Learn What Narrative Therapy Is and How This Technique Can Help You

Narrative Therapy

Narrative therapy was developed by Michael White and David Epston. Narrative therapy is a method of therapy that separates the person from the problem and encourages people to rely on their own skill sets to minimize the problems that exist in their everyday lives. Throughout life, personal experiences are transformed into personal stories that are given meaning and help shape a person’s identity, and narrative therapy utilizes the power of people’s personal stories to discover the life purpose of the narrator.

Principles of Narrative Therapy

Narrative therapy was created as a nonpathologizing, empowering, and collaborative form of therapy that recognizes that people possess natural competencies, skills, and expertise that can help guide change in their lives. People are viewed as separate from their problems, and in this way, a therapist can help externalize sensitive issues. This objectification dissipates resistance and defenses and allows a client to address this issue in a more productive manner.

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Rather than transforming the person, narrative therapy aims to transform the effects of the problem. The objective is to get some distance from the issue, and in this way, it is possible to see how a particular concern is serving a person, rather than harming him or her. For example, posttraumatic stress might help protect a person from the difficult emotions associated with a particular event, although it also contributes a host of new troubling symptoms, such as anxiety. This process of externalization can help a person develop greater self-compassion, which, in turn, can help him or her to feel more capable of change. In fact, some psychologists have identified a process termed "posttraumatic growth" to account for the positive personal change that can occur to people who have experienced a traumatic event. Narrative therapists also help clients view their problems within the context of social, political, and cultural storylines that influence the way we view ourselves and our personal stories.

Narrative therapy can be used for individuals, couples, or families. In a couple or family setting, the technique of externalizing problems sets the stage for creating positive interactions and transforming negative communication or responses into more accepting, nonjudgmental, and meaningful exchanges. Seeing a problem objectively helps couples and families to reconnect with the heart of their relationship and address the ways in which the problem has challenged that core strength.

Narrative Therapy Techniques

Practitioners of narrative therapy believe that simply telling one’s story of a problem is a form of action toward change. Narrative therapists help to objectify problems, frame them within a larger sociocultural context, and make room for other stories. Together, therapist and client identify and build upon “alternative” or “preferred” storylines that exist beyond the problem story; these provide contrast to the problem, reflect a person’s true nature, and offer opportunities to rewrite one’s story. In this way, people move from what is known (the problem story) to what is as of yet unknown.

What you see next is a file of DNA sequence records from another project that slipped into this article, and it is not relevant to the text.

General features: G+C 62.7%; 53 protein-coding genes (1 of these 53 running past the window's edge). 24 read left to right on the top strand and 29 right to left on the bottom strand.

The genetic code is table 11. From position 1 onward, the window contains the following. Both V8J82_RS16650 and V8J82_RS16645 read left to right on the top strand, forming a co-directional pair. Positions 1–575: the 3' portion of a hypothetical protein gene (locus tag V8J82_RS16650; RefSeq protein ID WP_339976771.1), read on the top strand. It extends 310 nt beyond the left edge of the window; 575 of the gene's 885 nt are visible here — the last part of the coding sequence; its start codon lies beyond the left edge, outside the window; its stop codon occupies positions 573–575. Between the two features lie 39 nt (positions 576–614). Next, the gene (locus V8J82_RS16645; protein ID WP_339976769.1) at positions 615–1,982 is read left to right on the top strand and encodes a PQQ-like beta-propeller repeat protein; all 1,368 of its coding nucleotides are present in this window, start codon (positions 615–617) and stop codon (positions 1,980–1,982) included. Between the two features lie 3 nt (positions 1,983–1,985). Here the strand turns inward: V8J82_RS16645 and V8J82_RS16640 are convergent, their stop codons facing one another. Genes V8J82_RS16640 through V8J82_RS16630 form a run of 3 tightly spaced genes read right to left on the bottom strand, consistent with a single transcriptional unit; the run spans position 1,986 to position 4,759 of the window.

The therapist also helps people to see what is “absent but implicit” in the presentation of a problem. By exploring the impact of the problem, it is possible to identify what is truly important and valuable to a person in a broader context, beyond the problem. This can help a person identify a common thread to connect his or her actions and choices throughout life. In other words, all the “other” experiences and values from life are “absent but implicit” as people navigate new terrain. This process can help a person better understand his or her experience of life and gain personal agency for addressing problem scenarios in the future.


  • The Dulwich Centre: Established by Michael White and David Epston, The Dulwich Centre provides information, workshops, and trainings


  1. Beels, C. C. (2009). Some historical conditions of narrative work. Family Process, 48(3), 363-78. Retrieved from http://search.proquest.com/docview/218869106?accountid=1229
  2. Carey, M., B.A., Walther, S., M.A., & Russell, S. (2009). The absent but implicit: A map to support therapeutic enquiry. Family Process, 48(3), 319-31. Retrieved from http://search.proquest.com/docview/218874274?accountid=1229
  3. Morgan, Alice. (n.d.). What Is Narrative Therapy? Retrieved from http://www.dulwichcentre.com.au/what-is-narrative-therapy.html


Last updated: 12-07-2015

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